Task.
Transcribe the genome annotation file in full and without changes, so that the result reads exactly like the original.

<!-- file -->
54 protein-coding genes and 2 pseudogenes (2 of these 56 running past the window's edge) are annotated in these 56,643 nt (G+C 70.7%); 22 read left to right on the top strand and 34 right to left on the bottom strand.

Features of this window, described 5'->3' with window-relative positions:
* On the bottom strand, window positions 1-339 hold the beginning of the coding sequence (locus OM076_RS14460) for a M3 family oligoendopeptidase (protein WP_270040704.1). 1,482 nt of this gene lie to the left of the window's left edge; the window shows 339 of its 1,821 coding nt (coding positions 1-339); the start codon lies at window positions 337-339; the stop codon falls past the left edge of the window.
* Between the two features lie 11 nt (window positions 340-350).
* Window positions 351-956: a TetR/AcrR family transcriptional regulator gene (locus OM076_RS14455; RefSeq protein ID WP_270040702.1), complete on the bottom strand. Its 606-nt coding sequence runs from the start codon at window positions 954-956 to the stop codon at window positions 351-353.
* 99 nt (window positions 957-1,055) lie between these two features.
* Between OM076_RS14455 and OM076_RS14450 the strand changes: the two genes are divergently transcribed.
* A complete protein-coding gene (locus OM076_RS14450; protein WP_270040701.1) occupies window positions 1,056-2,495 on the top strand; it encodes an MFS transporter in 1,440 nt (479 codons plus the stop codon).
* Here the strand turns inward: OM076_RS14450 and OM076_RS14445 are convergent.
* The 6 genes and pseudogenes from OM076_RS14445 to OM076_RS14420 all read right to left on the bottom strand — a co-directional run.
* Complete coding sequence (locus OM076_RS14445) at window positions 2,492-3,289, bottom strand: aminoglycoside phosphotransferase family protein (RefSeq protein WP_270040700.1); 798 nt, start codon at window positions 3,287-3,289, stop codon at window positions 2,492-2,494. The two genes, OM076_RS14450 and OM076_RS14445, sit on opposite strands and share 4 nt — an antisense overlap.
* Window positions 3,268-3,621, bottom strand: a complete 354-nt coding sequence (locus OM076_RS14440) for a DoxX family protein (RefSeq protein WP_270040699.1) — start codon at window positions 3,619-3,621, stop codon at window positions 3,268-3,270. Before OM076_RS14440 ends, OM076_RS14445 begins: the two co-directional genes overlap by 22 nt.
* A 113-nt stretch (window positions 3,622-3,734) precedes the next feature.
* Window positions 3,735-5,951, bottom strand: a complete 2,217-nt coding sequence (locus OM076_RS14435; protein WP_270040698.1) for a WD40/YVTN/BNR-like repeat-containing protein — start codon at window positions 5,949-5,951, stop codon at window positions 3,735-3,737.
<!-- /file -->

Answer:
54 protein-coding genes and 2 pseudogenes (2 of these 56 running past the window's edge) are annotated in these 56,643 nt (G+C 70.7%); 22 read left to right on the top strand and 34 right to left on the bottom strand.

Features of this window, described 5'->3' with window-relative positions:
* On the bottom strand, window positions 1-339 hold the beginning of the coding sequence (locus OM076_RS14460) for a M3 family oligoendopeptidase (protein WP_270040704.1). 1,482 nt of this gene lie to the left of the window's left edge; the window shows 339 of its 1,821 coding nt (coding positions 1-339); the start codon lies at window positions 337-339; the stop codon falls past the left edge of the window.
* Between the two features lie 11 nt (window positions 340-350).
* Window positions 351-956: a TetR/AcrR family transcriptional regulator gene (locus OM076_RS14455; RefSeq protein ID WP_270040702.1), complete on the bottom strand. Its 606-nt coding sequence runs from the start codon at window positions 954-956 to the stop codon at window positions 351-353.
* 99 nt (window positions 957-1,055) lie between these two features.
* Between OM076_RS14455 and OM076_RS14450 the strand changes: the two genes are divergently transcribed.
* A complete protein-coding gene (locus OM076_RS14450; protein WP_270040701.1) occupies window positions 1,056-2,495 on the top strand; it encodes an MFS transporter in 1,440 nt (479 codons plus the stop codon).
* Here the strand turns inward: OM076_RS14450 and OM076_RS14445 are convergent.
* The 6 genes and pseudogenes from OM076_RS14445 to OM076_RS14420 all read right to left on the bottom strand — a co-directional run.
* Complete coding sequence (locus OM076_RS14445) at window positions 2,492-3,289, bottom strand: aminoglycoside phosphotransferase family protein (RefSeq protein WP_270040700.1); 798 nt, start codon at window positions 3,287-3,289, stop codon at window positions 2,492-2,494. The two genes, OM076_RS14450 and OM076_RS14445, sit on opposite strands and share 4 nt — an antisense overlap.
* Window positions 3,268-3,621, bottom strand: a complete 354-nt coding sequence (locus OM076_RS14440) for a DoxX family protein (RefSeq protein WP_270040699.1) — start codon at window positions 3,619-3,621, stop codon at window positions 3,268-3,270. Before OM076_RS14440 ends, OM076_RS14445 begins: the two co-directional genes overlap by 22 nt.
* A 113-nt stretch (window positions 3,622-3,734) precedes the next feature.
* Window positions 3,735-5,951, bottom strand: a complete 2,217-nt coding sequence (locus OM076_RS14435; protein WP_270040698.1) for a WD40/YVTN/BNR-like repeat-containing protein — start codon at window positions 5,949-5,951, stop codon at window positions 3,735-3,737.